Progressive, Pro-Dialogue Moon Jae-in Likely Wins South Korea Election
Moon favors resuming talks with North Korea and says will review previous administration's decision to host American missile defense system
South Korea appears to have elected progressive candidate Moon Jae-in as president, according to exit polls released Tuesday after voting ended.
The snap election came after former president Park Geun-hye was impeached over a corruption scandal. It was required to take place within 60 days of Park's ouster, which occurred in March.
Joint exit polls conducted by South Korea's three major TV networks found Democrat Moon to have 41.4 percent of the vote. Conservative Hong Joon-pyo took 23.3 percent and centrist Ahn Cheol-soo took 21.8.
Moon favors strengthening ties with North Korea, which the Washington Post notes "could open a new and potentially difficult chapter in relations with the United States" as the Trump administration continues its saber-rattling with the hermit kingdom.
"I felt the people's earnest desire for government change to create a country worthy of being called a nation," Moon told reporters after casting a ballot Tuesday morning.
If the victory is confirmed, he is expected to be sworn in Wednesday.
Moon is the son of North Korean refugees and previously worked as a human rights lawyer. He has advocated for resuming dialogue with North Korea while maintaining pressure and sanctions, opposing Park, who cut off all ties with the nation.
He has also promised to review the previous administration's decision to host an American Terminal High Altitude Area Defense (THAAD) missile system, which has engendered criticism from North Koreans, who see it as an antagonistic move by the U.S., and from local residents, who were angered by President Donald Trump's statement that Seoul should pay for the system.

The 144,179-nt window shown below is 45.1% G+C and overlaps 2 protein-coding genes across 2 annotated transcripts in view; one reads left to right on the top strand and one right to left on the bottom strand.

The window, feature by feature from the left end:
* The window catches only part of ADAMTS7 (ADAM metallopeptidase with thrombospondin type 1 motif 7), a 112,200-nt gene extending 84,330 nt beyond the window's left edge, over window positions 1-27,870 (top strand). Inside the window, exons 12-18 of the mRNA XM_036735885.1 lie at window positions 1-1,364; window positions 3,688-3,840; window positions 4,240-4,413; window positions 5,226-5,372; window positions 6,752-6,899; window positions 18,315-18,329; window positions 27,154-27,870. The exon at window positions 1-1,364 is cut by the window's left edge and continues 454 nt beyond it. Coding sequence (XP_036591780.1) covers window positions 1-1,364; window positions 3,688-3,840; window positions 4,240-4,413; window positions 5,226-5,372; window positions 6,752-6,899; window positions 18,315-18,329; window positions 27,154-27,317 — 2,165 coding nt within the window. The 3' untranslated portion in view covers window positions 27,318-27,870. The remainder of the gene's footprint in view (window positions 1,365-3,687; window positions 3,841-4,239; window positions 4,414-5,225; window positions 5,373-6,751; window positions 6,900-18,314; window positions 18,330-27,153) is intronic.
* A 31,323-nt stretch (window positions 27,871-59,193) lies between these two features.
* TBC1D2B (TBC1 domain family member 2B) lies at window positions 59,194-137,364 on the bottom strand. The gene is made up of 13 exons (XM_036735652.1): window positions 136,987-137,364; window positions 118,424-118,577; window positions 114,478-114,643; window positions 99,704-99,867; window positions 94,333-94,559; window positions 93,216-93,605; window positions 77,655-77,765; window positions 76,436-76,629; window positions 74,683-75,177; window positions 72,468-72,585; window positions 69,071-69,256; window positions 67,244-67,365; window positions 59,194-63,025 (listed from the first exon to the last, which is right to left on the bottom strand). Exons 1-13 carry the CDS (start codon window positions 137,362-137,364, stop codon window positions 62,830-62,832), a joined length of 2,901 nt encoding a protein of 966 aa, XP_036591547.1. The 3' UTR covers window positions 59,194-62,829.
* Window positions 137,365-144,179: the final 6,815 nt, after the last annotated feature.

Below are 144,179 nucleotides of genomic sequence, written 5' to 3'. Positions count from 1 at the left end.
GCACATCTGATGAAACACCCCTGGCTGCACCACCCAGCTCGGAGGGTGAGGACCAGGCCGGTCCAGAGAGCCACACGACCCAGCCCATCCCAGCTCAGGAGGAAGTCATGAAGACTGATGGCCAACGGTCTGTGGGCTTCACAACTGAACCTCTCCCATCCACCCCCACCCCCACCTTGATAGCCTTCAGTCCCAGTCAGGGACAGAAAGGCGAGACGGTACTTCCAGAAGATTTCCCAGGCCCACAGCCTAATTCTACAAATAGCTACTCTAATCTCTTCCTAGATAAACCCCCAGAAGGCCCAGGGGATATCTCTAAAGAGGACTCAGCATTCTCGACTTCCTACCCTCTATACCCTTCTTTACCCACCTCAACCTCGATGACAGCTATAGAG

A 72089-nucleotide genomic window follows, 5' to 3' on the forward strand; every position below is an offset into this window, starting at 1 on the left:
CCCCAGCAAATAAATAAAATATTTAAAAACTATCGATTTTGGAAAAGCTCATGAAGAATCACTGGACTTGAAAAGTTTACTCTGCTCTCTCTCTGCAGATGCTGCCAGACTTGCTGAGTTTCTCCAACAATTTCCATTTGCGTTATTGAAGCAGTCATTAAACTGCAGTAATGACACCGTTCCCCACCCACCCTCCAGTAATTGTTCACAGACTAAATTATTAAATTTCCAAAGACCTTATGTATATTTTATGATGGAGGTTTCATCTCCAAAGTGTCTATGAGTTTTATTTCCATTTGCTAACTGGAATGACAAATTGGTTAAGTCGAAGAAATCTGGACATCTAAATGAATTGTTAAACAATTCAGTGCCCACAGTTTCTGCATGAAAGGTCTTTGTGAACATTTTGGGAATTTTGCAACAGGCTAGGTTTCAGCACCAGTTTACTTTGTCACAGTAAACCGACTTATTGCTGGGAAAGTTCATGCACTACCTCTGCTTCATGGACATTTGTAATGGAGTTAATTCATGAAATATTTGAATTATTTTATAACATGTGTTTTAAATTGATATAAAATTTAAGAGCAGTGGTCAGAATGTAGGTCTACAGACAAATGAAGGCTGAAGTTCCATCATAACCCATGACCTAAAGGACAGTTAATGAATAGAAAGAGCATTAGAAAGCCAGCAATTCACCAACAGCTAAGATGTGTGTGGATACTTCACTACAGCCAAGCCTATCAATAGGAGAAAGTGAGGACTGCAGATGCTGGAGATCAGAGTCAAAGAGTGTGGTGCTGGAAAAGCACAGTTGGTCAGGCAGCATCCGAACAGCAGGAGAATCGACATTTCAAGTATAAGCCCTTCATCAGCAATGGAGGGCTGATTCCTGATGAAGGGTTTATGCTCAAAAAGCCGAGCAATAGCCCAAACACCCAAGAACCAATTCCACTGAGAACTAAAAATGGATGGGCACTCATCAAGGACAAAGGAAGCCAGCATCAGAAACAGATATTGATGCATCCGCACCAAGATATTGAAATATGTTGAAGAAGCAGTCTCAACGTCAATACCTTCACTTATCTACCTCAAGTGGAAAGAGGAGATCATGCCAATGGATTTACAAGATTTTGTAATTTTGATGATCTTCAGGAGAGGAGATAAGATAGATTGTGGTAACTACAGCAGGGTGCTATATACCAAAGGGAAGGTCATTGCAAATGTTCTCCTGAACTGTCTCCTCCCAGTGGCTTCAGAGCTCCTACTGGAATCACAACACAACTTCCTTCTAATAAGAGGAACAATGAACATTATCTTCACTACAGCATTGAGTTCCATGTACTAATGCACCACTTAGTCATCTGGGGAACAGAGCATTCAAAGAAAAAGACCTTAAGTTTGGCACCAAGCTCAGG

China has likewise expressed concerns that THAAD's powerful radar could be used to monitor its military activity.
South Koreans have long protested the U.S. army's presence in their country, regularly demonstrating outside of bases. Indeed, as Suki Kim wrote for Foreign Policy on Monday, "South Korea is more worried about Donald Trump than Kim Jong-Un."
In addition to reviewing South Korea's foreign relations, Moon has promised to reform the country's economy, which is mired in a "decades-long culture that brewed murky ties between politicians and businesses," as the Associated Press describes it.
That culture is partially what brought down Park, South Korea's first female president. Park is currently in jail awaiting trial on 18 charges, including bribery, over allegations that she took money from billionaire Samsung scion Lee Jae-yong in an effort by Lee to facilitate a major business transaction. Lee was also arrested.